Since the solution is assumed to be x+Cest, the motion will be diverging and a periodic, if the roots S1 and S2 are complex conjugates with positive real parts. Analyzing the situation, let the roots S1 and S2 of equation 2 be expressed as:

S1 = P + iq,   S2 =  P + iq

Where p and q are real numbers so that:


Equations 4 and 5 therefore become

Cm = S1+ S2 = -2P1km = S1S2 = P2+q2

From equation (6), it is shown that for negative P1,cm must be positive and for positive P2+q2, km, must be positive. Thus the system will be dynamically stable if C and k are positive (assuming that M is positive).

2.3.1. Balancing operation and result

The necessary mass was added at the chosen shaft end shown in figure 3 in order to determine the desired dynamic behaviour. Due to the relatively small rotor radius, it was necessary to use a significant mass; otherwise the obtained influence would have been too low.


Figure 3.

Picture of the used balancing plane; Source: Shiyu and Jianjun (2001)

2.4. Rotor dynamic model of the shaft line

The complete shaft line was modeled (figure 4) by using the MADYN 2000 software. The model was based on scaled drawings. The four fluid film bearings were calculated with the ALP3T program. The static load of the different bearings was determined by aligning the shaft only, taking into account the flexibility of the different rotors, in a way that the couplings are free of bending moments. The present oil film thickness at nominal speed was not considered in this static calculation.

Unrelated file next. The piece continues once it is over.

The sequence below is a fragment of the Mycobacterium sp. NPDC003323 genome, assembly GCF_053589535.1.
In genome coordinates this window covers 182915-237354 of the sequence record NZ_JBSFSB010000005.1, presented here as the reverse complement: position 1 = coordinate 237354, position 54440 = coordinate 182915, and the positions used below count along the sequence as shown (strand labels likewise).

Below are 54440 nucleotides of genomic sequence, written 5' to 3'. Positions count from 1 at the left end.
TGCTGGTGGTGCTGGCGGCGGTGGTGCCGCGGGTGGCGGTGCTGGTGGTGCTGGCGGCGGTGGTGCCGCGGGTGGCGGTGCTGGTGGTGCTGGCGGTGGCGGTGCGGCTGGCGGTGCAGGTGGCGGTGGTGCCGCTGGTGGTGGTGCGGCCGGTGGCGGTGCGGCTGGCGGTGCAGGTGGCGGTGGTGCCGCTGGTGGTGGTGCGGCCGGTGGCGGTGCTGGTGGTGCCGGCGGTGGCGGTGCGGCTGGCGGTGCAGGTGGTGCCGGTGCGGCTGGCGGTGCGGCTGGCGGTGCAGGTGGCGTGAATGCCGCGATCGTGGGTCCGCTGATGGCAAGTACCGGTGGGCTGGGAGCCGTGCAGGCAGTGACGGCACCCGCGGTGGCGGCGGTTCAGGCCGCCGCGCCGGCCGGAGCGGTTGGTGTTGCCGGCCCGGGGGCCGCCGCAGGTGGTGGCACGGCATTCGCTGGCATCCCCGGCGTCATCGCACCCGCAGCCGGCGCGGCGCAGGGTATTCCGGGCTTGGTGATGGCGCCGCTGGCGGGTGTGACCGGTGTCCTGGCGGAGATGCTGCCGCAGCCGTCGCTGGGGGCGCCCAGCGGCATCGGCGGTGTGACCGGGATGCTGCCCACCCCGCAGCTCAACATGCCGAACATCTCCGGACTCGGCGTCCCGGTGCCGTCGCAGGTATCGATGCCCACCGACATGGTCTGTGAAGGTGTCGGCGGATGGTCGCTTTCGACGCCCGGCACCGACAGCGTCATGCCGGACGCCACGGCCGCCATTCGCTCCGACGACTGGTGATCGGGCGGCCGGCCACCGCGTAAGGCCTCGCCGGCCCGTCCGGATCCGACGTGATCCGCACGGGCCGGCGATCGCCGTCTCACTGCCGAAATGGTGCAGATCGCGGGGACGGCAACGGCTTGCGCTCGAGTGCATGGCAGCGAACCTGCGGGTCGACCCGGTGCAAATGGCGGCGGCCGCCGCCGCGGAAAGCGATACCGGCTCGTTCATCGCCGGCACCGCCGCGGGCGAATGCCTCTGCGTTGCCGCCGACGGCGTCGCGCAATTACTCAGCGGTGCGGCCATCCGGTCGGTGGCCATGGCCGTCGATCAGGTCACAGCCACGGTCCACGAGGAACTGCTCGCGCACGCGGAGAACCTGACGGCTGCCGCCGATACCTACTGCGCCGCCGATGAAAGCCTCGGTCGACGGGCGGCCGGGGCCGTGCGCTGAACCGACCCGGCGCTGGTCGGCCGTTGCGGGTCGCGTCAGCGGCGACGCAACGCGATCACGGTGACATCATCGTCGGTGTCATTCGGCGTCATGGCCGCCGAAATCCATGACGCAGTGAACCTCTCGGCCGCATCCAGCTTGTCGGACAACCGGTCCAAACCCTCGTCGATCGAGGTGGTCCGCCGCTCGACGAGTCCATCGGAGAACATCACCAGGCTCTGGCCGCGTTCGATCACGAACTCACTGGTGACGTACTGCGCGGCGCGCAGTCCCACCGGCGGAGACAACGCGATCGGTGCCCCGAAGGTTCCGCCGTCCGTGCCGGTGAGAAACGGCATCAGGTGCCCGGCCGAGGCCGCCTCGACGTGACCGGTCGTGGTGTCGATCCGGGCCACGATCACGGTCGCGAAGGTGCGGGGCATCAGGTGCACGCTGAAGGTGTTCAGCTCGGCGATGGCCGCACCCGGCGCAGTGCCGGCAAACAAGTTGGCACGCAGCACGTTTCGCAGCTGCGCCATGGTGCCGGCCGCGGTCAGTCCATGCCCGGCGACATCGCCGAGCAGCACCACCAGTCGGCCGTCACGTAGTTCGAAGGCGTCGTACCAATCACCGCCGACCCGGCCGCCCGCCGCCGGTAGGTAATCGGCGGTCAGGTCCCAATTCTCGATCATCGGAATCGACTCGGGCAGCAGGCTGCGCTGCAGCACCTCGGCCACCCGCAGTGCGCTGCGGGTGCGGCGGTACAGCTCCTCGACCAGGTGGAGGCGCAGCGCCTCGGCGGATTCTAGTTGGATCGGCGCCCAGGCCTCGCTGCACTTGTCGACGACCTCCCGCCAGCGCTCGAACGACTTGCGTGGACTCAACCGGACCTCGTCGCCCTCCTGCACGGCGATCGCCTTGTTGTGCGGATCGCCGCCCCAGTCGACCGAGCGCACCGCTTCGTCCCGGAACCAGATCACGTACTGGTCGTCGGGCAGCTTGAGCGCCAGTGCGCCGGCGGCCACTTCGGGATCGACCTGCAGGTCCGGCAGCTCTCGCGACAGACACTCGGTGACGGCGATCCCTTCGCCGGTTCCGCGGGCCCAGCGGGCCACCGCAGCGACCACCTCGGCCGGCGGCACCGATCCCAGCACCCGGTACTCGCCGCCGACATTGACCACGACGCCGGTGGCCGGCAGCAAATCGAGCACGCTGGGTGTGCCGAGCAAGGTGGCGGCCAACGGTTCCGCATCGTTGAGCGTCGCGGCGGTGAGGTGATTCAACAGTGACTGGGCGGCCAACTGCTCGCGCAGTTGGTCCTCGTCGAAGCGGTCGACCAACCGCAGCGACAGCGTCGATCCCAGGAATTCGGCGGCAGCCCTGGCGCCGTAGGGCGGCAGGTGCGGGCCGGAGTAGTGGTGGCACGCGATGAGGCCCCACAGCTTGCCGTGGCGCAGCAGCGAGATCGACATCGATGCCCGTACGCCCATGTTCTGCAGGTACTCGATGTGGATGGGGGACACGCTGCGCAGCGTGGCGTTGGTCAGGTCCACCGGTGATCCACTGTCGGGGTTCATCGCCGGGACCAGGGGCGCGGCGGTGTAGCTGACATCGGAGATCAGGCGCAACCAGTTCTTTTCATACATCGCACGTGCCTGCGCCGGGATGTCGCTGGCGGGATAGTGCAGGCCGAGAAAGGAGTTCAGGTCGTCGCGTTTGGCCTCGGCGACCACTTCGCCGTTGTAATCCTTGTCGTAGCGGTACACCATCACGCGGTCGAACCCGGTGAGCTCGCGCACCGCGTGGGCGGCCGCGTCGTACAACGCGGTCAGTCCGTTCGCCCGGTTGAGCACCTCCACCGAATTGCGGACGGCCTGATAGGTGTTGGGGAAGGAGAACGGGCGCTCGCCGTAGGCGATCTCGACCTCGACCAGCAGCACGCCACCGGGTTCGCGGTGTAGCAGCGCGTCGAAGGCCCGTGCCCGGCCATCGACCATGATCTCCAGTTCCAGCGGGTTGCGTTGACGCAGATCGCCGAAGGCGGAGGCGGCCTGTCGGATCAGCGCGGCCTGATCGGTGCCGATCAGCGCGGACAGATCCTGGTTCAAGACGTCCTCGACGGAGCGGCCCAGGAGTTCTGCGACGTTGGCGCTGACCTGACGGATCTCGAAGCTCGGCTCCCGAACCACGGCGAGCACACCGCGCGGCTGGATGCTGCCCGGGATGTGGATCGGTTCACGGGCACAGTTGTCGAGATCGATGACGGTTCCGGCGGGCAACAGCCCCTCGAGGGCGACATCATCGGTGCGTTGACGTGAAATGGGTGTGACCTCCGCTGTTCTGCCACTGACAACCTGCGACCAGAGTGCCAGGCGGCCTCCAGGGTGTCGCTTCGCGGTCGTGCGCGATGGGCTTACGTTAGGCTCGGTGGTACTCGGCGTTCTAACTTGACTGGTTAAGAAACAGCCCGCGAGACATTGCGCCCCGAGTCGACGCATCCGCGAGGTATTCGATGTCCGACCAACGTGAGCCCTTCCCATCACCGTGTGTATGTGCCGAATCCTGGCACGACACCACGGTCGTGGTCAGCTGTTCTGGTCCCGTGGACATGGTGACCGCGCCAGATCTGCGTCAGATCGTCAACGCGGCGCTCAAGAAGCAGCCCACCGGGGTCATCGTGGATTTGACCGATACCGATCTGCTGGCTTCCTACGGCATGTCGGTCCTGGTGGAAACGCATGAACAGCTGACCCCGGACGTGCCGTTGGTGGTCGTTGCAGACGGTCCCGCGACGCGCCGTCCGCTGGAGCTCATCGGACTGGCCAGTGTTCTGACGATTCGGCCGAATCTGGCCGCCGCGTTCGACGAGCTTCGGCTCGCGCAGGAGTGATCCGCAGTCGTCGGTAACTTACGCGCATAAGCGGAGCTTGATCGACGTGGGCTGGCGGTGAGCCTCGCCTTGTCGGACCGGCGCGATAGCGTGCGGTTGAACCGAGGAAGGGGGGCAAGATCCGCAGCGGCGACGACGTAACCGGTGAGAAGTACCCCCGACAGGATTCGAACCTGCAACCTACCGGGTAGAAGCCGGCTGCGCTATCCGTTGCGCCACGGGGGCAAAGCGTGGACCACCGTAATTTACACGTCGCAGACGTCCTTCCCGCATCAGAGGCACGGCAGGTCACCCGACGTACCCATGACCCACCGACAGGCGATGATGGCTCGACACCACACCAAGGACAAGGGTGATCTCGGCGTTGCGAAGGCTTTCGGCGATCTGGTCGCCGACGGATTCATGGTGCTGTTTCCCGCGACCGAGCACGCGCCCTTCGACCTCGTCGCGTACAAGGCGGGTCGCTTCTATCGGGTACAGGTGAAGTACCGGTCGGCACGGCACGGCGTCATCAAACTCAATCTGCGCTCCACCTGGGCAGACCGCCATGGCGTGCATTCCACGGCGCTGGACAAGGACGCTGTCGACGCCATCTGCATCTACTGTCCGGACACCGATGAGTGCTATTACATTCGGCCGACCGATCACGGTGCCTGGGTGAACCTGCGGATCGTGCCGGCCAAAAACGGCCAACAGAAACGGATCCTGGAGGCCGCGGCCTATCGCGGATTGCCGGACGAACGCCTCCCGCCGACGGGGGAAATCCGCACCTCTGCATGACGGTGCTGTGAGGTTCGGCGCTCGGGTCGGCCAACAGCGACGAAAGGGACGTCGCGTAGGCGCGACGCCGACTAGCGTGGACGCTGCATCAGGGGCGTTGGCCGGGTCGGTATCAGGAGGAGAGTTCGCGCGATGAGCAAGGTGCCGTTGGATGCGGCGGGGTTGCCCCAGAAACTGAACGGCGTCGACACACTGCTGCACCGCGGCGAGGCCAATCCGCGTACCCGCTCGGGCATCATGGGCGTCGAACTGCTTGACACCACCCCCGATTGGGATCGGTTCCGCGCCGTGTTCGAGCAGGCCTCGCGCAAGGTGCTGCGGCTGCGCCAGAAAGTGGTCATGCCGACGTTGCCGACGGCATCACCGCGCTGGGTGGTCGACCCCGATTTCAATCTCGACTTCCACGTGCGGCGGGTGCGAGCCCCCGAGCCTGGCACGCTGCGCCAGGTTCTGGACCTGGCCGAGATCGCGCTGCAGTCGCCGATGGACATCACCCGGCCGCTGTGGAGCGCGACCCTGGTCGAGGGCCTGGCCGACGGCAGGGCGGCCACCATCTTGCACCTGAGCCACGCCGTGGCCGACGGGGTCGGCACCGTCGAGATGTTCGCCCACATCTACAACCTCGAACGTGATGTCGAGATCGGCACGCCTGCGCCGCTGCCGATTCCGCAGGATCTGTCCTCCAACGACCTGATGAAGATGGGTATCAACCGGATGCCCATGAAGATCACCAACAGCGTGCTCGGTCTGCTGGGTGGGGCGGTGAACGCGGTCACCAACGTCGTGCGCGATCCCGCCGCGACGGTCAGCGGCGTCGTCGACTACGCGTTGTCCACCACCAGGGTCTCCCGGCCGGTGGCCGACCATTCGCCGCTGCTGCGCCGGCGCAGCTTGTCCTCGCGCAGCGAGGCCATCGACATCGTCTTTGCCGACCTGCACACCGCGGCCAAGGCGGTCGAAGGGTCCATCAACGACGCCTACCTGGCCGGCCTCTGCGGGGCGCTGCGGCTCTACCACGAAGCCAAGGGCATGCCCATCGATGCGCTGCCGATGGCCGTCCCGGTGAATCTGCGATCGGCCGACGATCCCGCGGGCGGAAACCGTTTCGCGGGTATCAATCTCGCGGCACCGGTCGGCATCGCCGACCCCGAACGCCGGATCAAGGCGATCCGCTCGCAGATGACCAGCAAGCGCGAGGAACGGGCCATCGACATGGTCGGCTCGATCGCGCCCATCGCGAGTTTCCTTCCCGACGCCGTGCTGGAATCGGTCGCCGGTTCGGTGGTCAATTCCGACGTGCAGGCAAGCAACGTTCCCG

All bearing pedestals were modeled as pure stiffness and mass. This assumption was tested by performing impact tests on the bearing structure in both vertical and horizontal direction. No resonance frequencies were detected below 50Hz or at multiples of this frequency. Therefore it was decided to determine the static stiffness obtained at 50Hz and use this value for the complete frequency range of the different calculations.

There was only poor rotor dynamic information given by the manufacturer, so it was not possible to completely verify the model. However, the calculated results fitted both the basic available rotor dynamic info arid the measured vibration data quite well. From the calculated eigen values at 50Hz two modes seemed to be present near the operating speed of the shaft line (figure 4).


Figure 4.

Rotor dynamic shaft line model; Source: Kris, et. al (2010)